Nanotechnology: Principles, Applications and Ethical Considerations

Paresh Chandra Ray (Editor)
Jackson State University, Jackson, MS, USA

Series: Nanotechnology Science and Technology
BISAC: TEC027000



Volume 10

Issue 1

Volume 2

Volume 3

Special issue: Resilience in breaking the cycle of children’s environmental health disparities
Edited by I Leslie Rubin, Robert J Geller, Abby Mutic, Benjamin A Gitterman, Nathan Mutic, Wayne Garfinkel, Claire D Coles, Kurt Martinuzzi, and Joav Merrick


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The volume explores the emerging science of nanotechnology which deals with the understanding of the fundamental physics, chemistry, biology, material science and technology of nanometer scale objects, which has become a central pillar for the next generation medical challenges such as developing tiny nanodevices, as well as for food technology. There is no doubt that the development of emerging nanotechnology based nanomedicine, nanodevices for diagnostics and therapy, drug delivery systems and other applications are fast growing research areas for chemistry, biology, physics, medicine and different disciplines of engineering.

On the other hand, due to the possible use in human health and food technology, the same emerging technology might raise new ethical issues and therefore require careful analysis of ethical aspects. To summarize the recent growth, the first volume in the Nanotechnology: Principles, Applications and Ethical Considerations series discusses the basic science behind the emerging technology, which is necessary to understand how these tiny materials can be used in our daily lives. This book provides a state-of-the-art overview of this rapidly-expanding and fascinating field from the molecular level to possible applications in the medical field. It contains eight chapters written by world renowned experts in this area, covering from basic science to possible nanomedicine designs, which can have numerous applications in our society. This book is unique in its design and content, providing a depth of science for readers that will help them understand the benefits and limitations of nanotechnology as well as its ethical and social implications.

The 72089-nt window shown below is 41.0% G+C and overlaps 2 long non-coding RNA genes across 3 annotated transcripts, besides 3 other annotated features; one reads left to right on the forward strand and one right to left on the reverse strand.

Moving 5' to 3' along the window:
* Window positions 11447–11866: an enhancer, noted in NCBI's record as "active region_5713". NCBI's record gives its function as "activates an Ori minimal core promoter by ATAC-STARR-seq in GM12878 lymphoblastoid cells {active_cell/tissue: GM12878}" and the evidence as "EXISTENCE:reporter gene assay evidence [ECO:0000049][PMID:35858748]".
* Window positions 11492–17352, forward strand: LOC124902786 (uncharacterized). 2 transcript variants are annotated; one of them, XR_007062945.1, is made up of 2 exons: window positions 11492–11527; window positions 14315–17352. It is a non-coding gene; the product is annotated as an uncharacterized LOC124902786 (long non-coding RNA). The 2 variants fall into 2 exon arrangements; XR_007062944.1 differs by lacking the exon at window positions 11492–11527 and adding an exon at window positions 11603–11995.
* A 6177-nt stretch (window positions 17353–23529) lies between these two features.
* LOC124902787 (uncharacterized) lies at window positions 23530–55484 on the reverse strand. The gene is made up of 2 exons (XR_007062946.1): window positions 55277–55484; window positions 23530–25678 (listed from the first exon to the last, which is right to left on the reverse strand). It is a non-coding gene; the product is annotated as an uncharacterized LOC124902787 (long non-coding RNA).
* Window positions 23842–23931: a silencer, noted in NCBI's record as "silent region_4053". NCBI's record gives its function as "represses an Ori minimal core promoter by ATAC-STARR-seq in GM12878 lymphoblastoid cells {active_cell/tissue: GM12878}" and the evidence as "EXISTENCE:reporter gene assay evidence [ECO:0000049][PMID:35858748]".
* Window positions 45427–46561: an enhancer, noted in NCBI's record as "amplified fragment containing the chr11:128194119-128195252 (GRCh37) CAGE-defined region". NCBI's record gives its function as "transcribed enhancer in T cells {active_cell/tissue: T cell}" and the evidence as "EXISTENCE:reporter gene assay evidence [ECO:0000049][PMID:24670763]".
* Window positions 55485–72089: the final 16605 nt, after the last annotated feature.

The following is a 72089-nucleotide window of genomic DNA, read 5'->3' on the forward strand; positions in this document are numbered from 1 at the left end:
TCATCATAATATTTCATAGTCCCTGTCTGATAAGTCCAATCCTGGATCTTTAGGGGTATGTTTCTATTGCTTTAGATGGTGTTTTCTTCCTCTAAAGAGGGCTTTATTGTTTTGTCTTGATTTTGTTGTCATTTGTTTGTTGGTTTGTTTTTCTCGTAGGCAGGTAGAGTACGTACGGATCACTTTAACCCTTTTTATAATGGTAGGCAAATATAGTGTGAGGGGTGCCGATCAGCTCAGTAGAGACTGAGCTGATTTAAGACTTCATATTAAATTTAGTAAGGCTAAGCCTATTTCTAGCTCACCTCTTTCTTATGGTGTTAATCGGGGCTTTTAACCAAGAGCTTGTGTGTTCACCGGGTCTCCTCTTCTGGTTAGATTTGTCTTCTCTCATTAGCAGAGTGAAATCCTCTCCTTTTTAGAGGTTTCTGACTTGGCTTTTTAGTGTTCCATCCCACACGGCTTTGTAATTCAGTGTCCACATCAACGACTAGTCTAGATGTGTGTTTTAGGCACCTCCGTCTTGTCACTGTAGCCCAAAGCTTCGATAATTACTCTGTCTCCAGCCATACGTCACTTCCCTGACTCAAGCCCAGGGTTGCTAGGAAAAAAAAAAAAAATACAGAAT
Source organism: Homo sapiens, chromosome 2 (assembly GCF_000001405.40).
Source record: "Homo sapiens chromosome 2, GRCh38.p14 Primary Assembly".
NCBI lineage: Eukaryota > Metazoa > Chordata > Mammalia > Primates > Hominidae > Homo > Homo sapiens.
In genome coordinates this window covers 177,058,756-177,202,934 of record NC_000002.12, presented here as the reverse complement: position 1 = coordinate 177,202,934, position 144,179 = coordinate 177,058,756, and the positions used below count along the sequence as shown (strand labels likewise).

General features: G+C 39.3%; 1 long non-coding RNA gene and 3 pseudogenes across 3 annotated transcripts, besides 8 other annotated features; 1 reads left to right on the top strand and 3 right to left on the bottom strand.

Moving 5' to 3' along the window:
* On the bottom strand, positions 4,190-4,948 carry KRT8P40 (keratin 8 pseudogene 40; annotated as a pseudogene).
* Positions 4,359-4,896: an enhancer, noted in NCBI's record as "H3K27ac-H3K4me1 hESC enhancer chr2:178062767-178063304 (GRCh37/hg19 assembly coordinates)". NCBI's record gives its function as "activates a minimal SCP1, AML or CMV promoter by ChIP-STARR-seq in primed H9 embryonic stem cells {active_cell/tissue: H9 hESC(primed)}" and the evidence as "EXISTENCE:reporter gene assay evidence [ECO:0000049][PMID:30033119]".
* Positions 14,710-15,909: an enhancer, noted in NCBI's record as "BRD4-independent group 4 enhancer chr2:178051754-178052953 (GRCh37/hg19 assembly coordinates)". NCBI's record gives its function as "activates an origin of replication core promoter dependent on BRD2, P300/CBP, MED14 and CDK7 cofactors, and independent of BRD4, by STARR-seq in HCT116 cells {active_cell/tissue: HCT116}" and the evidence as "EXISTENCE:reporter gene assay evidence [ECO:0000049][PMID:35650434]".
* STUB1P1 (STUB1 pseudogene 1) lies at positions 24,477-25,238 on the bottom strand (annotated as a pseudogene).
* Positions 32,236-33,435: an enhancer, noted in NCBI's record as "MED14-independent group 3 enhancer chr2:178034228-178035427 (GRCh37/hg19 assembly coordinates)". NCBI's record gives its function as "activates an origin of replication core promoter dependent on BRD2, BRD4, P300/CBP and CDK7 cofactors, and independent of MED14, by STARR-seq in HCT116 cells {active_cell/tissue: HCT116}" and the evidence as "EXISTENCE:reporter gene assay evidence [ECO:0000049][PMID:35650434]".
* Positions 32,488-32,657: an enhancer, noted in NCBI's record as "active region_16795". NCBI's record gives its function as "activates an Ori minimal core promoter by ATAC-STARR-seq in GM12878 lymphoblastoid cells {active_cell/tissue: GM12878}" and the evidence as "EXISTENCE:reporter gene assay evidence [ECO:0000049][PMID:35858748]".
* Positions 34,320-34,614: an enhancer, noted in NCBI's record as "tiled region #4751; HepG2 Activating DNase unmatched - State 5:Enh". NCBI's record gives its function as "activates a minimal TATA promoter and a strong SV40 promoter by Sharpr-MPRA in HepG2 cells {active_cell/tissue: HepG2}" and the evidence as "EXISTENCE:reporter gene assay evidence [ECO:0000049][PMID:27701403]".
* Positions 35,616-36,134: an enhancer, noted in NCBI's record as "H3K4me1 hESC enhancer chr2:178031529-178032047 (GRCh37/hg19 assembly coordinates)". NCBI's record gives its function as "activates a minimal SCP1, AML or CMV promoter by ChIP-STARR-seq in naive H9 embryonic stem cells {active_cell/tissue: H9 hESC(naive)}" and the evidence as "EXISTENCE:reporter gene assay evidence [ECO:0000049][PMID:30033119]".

Chapter 1. Synthesis and Characterization of Iron Oxide-Gold Core-Shell Nanoparticles (pp. 1-24)
(Elyahb Allie Kwizera, Elise Chaffin, Yongmei Wang, and Xiaohua Huang)

Chapter 2. Multitudinous Heteroatom Doped Carbon Dots: A Versatile Nanoscopic Molecular Vehicle for Targeted Anticancer Drug Delivery (pp. 25-60)
(Avijit Pramanik, Kaelin Gates, Ye Gao, Salma Begum, ArunaVangara and Paresh Chandra Ray)

Chapter 3. Engineered Plasmonic Nanostructures for Biological Sensing (pp. 61-102)
(Anant K. Singh, Aysha Evans, Sandra L. Barnes and Yolanda K. Jones)

Chapter 4. Nanoparticles for Photothermal Therapy in Cancer (pp. 103-152)
(Aruna Vangara, Avijit Pramanik, Salma Begum, Kaelin Gates, Ye Gao, and Paresh Chandra Ray)

Chapter 5. Iron Oxide Nanoparticles for Magnetic Resonance Imaging with Improved Sensitivity (pp. 153-184)
(Pohlee Cheah and Yongfeng Zhao)

Chapter 6. Multi-Color Carbon Dots for Bioimaging (pp. 185-214)
(Salma Begum, Avijit Pramanik, ArunaVangara and Paresh Chandra Ray)

Chapter 7. Nanoceuticals: Potential Applications for Mitigating Nutritional Deficiencies (pp. 215-226)
(Anu Kumar, Nikhil Kumar, Tejpal Dhewa and Francesco Marotta)

Chapter 8. Ethical Considerations on Nanotechnology (pp. 227-246)
(Manuel Alberto M. Ferreira and José António Filipe)

About the Editor (pp. 247-248)

Index (pp. 249)

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